The Pine Cone Review: Survival

Cover image: Tall Tree Without Shadow by Hung Nguyen The
To read the concept note and his brief interview 
click on the image above

Consciousness is the spark that lends us an ability to be aware of survival in a keen sense, with all the complexity that it entails: the agonies and the ecstasies. It is also this individual consciousness that engages with that of the group to create civilizations as we know it. This is no rhetoric since the anthropologist Margaret Mead brought our attention to a 15,000 year old broken femur bone that showed signs of healing. In a primitive society, for a broken femur bone to heal, it would take six weeks of rest. That implies that someone cared for the person with a fractured femur, hunted and brought her food, protected her from wild animals. Nurturing and being nurtured are as much a part of survival as is the struggle at a personal level.

The Pine Cone Review’s very roots are wound around notions of survival. A pine tree like other root- system-based lifeforms, relies on the nurture of the whole to grow and thrive. Science tells us trees can and do communicate with one another through their complex root systems. Much like mushrooms, the complex biosphere of plants and other life forms can remind us of what matters most for our own survival. If we think of how best to survive, we may accept the community approach seems to benefit individuals far more than trying to go it alone. Much as we may shun others when life gets tough or we have experienced betrayal, the very reverse is necessary to thrive. Trying to go it alone, and the cult of individualism permeating many cultures, doesn’t appear to be sufficient fertile ground for true growth.

If we imagine ourselves like pine trees, we grow better in groups, we need the nurture and community of each other. When we wall ourselves away from the world, we lose something of ourselves that is perhaps brought out by others. Even as we convince ourselves isolation can be necessary, or beneficial, we know too much creates an imbalance. To survive we must maintain equilibrium and one way in which human beings have sought to approximate that equilibrium is through creativity.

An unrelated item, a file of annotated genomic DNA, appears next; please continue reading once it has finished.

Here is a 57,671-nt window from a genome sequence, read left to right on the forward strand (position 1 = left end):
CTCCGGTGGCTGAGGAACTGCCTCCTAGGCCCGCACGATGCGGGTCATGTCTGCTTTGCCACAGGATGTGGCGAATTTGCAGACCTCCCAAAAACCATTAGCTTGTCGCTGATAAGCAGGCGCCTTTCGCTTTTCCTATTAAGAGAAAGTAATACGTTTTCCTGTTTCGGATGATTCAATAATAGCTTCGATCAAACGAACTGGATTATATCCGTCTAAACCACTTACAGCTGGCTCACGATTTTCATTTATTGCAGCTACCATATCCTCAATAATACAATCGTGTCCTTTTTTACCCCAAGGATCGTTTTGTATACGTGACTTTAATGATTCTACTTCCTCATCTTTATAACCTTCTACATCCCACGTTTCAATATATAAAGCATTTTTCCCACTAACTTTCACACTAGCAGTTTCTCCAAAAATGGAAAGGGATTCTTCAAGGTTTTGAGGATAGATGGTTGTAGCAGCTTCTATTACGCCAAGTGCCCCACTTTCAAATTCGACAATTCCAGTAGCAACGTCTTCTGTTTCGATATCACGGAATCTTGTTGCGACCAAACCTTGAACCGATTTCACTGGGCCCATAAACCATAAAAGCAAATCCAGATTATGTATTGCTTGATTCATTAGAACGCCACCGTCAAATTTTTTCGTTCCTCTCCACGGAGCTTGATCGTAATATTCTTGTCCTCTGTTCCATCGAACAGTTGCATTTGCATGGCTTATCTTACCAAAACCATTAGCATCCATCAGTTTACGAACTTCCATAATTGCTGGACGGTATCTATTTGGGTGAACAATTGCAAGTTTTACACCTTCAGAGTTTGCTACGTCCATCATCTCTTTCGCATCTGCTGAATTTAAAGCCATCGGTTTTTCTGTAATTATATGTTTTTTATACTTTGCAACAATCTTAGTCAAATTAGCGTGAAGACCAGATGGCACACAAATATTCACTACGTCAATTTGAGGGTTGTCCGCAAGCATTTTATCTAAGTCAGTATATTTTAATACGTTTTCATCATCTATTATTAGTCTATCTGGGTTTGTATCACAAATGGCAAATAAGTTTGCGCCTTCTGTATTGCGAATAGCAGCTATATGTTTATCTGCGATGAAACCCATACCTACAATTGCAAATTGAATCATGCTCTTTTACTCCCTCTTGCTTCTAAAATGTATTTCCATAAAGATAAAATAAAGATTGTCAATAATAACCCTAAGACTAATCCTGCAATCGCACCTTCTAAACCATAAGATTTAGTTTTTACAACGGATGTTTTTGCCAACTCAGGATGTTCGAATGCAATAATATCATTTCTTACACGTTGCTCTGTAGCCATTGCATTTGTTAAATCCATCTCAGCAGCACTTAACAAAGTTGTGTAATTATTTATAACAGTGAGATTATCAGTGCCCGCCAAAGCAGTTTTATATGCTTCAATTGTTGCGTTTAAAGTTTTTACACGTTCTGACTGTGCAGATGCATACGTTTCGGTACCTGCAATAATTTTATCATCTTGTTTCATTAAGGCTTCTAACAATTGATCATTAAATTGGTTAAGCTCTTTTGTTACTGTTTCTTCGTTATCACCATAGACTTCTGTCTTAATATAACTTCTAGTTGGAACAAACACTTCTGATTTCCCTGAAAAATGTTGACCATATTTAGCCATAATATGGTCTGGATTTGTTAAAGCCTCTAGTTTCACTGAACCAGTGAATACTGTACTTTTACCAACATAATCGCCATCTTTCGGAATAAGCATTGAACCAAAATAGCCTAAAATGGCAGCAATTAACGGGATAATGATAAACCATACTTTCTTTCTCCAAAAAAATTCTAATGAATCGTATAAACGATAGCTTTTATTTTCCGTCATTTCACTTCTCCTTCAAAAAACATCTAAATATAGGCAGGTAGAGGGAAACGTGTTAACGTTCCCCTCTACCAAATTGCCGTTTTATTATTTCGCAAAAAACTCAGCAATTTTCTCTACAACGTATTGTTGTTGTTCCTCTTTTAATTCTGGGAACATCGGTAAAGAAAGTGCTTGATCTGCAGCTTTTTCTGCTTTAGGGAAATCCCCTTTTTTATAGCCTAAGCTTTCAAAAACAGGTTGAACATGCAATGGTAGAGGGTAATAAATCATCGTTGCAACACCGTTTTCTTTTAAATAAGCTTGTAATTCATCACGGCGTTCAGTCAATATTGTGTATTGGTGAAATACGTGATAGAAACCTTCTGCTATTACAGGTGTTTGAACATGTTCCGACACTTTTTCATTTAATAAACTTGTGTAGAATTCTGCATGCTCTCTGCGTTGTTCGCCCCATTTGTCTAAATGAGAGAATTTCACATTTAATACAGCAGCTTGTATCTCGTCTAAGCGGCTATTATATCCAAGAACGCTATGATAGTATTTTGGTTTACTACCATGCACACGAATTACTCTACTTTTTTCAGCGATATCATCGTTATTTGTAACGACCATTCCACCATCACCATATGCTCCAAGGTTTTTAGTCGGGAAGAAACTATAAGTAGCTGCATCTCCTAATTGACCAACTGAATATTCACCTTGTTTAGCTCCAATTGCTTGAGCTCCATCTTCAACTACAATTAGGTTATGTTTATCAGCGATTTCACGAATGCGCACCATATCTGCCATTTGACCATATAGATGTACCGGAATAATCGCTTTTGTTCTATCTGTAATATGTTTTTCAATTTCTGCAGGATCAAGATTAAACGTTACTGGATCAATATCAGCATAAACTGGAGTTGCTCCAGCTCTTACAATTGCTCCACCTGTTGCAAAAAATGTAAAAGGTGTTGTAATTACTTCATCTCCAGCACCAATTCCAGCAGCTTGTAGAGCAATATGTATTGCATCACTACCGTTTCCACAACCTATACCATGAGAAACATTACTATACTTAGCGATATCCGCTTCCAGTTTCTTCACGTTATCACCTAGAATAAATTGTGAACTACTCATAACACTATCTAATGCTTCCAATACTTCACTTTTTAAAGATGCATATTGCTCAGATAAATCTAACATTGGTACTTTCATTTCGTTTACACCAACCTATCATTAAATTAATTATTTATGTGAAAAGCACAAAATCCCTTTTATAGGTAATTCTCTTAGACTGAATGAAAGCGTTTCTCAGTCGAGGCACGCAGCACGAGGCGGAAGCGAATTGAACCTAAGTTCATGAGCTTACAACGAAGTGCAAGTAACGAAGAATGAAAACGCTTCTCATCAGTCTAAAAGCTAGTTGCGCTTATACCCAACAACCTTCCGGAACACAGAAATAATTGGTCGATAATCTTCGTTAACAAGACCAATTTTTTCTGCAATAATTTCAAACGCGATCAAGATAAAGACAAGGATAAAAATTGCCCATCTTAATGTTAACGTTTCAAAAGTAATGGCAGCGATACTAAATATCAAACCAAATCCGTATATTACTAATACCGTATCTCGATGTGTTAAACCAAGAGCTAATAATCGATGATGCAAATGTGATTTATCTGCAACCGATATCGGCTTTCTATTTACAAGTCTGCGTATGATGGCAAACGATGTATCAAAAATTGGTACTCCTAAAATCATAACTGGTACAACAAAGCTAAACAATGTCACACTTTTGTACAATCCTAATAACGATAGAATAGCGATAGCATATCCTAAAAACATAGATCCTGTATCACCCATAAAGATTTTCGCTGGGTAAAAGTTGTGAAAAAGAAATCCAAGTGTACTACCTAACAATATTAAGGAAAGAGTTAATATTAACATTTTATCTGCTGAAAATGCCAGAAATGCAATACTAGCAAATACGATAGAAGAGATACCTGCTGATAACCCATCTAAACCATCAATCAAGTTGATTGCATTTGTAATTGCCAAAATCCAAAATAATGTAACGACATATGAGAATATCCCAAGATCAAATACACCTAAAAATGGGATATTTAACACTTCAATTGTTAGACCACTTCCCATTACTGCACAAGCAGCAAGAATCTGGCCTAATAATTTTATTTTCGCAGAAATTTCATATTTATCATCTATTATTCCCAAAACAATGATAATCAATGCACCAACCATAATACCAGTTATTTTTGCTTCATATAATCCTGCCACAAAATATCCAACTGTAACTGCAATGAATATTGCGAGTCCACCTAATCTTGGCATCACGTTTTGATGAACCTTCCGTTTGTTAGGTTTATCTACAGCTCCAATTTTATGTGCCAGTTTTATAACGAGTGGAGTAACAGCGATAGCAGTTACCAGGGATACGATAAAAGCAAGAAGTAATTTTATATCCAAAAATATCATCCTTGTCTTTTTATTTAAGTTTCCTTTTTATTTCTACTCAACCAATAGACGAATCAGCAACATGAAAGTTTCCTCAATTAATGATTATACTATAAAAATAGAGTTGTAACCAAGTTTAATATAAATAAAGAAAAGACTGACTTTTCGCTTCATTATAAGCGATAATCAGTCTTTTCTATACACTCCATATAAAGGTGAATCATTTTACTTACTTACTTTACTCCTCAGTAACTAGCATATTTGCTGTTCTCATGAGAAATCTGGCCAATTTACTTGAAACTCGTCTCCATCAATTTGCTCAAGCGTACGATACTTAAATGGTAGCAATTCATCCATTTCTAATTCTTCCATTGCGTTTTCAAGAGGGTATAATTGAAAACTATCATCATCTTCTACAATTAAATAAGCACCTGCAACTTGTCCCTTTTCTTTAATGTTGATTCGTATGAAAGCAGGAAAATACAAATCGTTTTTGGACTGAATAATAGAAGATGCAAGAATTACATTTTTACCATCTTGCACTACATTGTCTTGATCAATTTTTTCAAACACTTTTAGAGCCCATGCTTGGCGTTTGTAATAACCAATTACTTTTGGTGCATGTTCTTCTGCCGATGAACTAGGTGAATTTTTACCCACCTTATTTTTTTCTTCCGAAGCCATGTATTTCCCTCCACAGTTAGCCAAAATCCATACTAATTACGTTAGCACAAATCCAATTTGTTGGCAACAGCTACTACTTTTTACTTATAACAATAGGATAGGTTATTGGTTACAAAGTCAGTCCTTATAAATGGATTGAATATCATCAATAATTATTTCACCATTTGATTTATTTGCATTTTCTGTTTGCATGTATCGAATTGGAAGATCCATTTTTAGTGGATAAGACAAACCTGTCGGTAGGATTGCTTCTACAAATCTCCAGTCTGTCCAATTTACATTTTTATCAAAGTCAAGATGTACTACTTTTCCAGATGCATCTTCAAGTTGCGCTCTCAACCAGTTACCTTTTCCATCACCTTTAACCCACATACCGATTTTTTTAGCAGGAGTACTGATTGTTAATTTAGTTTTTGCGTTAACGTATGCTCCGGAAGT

Woven tightly into survival, is the ability to aliterate that what survival means. We do this through writing it out: poetry and prose. We paint it, sew it, mold it, bake it. We even eat it. Every act is an act of development and sharing those insights and creations with one another. Be it your grandmother’s empanada and the rich history of baking and symbols within food, or your own desire to sing, an ancient longing within our psyche. Humans are complicated creators and we illustrate our survival through those creations, in bewitching, disturbing, luminous ways. The Pine Cone Review is very proud to present, our special SURVIVAL issue. Dedicated to all who survive and all who have gone before us and hold us up with their memories.

Editorial Team

The Pine Cone Review

April 2, 2022

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